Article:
This article is about Joint Ventures, or "JV's", which are generally short-term projects. Co-investing for the long term is a bit different and you have to consider long term life goals, a good article on that can be found here.
Today's topic is one we are asked about a fair bit – how to put together a joint venture. However this article should really be “how to put together a joint venture so you don’t lose the shirt off your back, your friends, your sanity, all your free time and a substantial amount of money”.
A joint venture (JV) is in theory a great concept. A group of people with different skills and resources collaborate on a business venture, typically one that is short-to-medium term in length. In real estate this usually takes the form of a group of people collaborating to purchase and renovate a property, with the intention of selling it at a profit.
Everybody likes the idea of creating extra wealth, especially creating extra wealth soon. The problem is when we get excited about all the money we’re about to make and don’t spend nearly enough time planning for things to go wrong.
I’ll use a common scenario to demonstrate what I mean.
John and Bob agree to work together on a property renovation. Bob has found a run-down property in a popular region that needs some serious TLC. He has spoken with local agents about what the house would sell for if it were renovated and has quotes from two local builders to do the work. John has enough equity to settle on the property so the loan on the property will be in his name. Bob and John will split the renovation cost and Bob will manage the project and sale with profits to be split equally. They draw up a simple JV agreement and get down to business.
With a project such as this, there are two types of due diligence; due diligence on the property and due diligence on the project.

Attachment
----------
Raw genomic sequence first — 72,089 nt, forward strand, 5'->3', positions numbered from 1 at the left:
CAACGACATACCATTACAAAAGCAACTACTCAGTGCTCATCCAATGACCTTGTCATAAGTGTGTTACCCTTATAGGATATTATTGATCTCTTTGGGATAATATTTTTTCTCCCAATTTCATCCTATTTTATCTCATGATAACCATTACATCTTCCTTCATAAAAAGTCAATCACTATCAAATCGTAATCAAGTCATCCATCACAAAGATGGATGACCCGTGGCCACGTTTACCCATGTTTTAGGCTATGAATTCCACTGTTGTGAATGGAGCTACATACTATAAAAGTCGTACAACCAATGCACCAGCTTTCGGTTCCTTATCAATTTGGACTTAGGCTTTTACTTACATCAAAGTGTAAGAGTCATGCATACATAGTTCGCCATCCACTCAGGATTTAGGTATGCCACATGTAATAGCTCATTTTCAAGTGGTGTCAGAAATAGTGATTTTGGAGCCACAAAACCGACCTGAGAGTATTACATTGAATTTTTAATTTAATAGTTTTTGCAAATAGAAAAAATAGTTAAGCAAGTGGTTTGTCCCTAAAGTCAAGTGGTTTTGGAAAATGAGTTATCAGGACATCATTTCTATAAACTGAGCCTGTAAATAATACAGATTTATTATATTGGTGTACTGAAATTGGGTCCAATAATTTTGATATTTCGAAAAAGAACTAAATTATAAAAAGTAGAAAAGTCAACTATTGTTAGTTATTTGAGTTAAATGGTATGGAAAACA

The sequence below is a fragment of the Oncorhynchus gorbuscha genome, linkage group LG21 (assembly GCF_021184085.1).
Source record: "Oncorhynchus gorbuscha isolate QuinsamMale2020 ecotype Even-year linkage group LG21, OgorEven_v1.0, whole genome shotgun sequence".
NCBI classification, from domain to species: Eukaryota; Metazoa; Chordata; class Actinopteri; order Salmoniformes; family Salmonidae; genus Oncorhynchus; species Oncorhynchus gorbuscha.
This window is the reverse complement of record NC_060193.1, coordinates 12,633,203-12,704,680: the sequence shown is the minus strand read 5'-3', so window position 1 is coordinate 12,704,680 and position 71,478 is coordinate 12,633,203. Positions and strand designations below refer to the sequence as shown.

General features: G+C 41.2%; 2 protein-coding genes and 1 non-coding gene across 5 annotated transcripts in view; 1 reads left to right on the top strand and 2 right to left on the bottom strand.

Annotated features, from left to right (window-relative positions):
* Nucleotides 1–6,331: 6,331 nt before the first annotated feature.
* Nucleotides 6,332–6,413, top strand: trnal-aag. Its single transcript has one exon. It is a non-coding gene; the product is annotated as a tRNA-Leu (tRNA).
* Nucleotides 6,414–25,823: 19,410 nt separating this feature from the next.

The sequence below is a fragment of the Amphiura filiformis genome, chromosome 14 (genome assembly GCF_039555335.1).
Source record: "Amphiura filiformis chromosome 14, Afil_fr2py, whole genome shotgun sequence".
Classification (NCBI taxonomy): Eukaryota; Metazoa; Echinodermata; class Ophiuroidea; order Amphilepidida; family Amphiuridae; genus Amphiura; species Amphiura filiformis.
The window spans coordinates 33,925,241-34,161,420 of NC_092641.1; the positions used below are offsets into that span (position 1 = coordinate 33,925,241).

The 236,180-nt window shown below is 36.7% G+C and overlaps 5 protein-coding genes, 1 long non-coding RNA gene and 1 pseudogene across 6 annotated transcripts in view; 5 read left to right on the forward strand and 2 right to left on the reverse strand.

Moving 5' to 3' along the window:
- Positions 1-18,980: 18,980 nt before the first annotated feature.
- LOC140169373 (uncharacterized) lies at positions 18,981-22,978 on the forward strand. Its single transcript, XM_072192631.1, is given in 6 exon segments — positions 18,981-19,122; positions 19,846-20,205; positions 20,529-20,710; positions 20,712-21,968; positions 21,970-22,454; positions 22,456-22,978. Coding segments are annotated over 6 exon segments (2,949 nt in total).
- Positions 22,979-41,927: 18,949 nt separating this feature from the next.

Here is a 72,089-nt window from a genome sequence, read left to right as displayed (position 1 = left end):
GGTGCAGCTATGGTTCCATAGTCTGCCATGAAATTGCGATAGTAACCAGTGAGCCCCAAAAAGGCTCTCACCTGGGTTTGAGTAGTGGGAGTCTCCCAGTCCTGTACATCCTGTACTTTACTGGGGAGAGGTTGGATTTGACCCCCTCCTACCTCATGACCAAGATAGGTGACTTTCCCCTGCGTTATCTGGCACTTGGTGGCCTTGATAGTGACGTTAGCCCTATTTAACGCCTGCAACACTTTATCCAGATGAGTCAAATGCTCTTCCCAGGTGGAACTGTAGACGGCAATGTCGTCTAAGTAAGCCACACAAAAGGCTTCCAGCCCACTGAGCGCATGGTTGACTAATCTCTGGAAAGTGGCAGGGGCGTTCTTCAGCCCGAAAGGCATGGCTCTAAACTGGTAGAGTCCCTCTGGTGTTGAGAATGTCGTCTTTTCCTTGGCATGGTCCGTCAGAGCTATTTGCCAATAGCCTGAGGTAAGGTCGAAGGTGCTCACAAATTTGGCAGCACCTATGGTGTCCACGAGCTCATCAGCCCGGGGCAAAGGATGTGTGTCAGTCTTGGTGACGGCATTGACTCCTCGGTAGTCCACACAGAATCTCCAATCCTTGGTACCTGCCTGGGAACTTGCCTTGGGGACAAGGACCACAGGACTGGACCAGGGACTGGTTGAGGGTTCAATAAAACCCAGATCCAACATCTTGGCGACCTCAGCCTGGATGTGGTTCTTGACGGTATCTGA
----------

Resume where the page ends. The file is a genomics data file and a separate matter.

Due diligence on the property for a planned “renovation flip” means asking these kinds of questions:
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That’s all fairly standard stuff and the answers to these questions can form the bones of a reasonable JV agreement. However there is a second series of questions which people (especially friends) can skip over because they are awkward; that is checking out the people you plan on doing business with.
These kinds of questions are hard to ask friends, so Bob and John probably skipped most of them. Can you see what kind of risk they were taking?
If you find yourself in this situation with one or more friends, it is a very good idea to get some independent advice on both the deal and the team involved.
Asking a third party to help out is a nice option for three reasons:
They say “time heals all wounds” – however with a JV there is normally a fixed end-date to the project so the impact of something going wrong is magnified. Independent advice from an industry professional (such as a Solicitor or Financial Advisor) may cost a bit, however the “insurance” and “assurance” it can provide going into a joint venture is priceless.
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